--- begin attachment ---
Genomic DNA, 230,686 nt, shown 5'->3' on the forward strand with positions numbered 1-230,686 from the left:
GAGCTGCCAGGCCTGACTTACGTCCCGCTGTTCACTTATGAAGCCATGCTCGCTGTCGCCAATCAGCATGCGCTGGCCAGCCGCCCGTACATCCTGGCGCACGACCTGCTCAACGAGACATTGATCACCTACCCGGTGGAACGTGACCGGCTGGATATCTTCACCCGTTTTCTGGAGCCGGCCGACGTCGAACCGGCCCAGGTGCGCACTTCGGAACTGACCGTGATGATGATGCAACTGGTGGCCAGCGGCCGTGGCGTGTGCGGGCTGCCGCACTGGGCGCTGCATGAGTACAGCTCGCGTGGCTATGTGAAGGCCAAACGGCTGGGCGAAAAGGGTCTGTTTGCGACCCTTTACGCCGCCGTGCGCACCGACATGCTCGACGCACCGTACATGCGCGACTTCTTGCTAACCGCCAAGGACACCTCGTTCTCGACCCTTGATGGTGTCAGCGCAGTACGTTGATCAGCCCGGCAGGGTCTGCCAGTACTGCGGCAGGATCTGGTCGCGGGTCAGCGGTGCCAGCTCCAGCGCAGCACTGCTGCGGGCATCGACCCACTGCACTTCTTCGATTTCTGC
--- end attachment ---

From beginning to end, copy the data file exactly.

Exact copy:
Genomic DNA, 230,686 nt, shown 5'->3' on the forward strand with positions numbered 1-230,686 from the left:
GAGCTGCCAGGCCTGACTTACGTCCCGCTGTTCACTTATGAAGCCATGCTCGCTGTCGCCAATCAGCATGCGCTGGCCAGCCGCCCGTACATCCTGGCGCACGACCTGCTCAACGAGACATTGATCACCTACCCGGTGGAACGTGACCGGCTGGATATCTTCACCCGTTTTCTGGAGCCGGCCGACGTCGAACCGGCCCAGGTGCGCACTTCGGAACTGACCGTGATGATGATGCAACTGGTGGCCAGCGGCCGTGGCGTGTGCGGGCTGCCGCACTGGGCGCTGCATGAGTACAGCTCGCGTGGCTATGTGAAGGCCAAACGGCTGGGCGAAAAGGGTCTGTTTGCGACCCTTTACGCCGCCGTGCGCACCGACATGCTCGACGCACCGTACATGCGCGACTTCTTGCTAACCGCCAAGGACACCTCGTTCTCGACCCTTGATGGTGTCAGCGCAGTACGTTGATCAGCCCGGCAGGGTCTGCCAGTACTGCGGCAGGATCTGGTCGCGGGTCAGCGGTGCCAGCTCCAGCGCAGCACTGCTGCGGGCATCGACCCACTGCACTTCTTCGATTTCTGC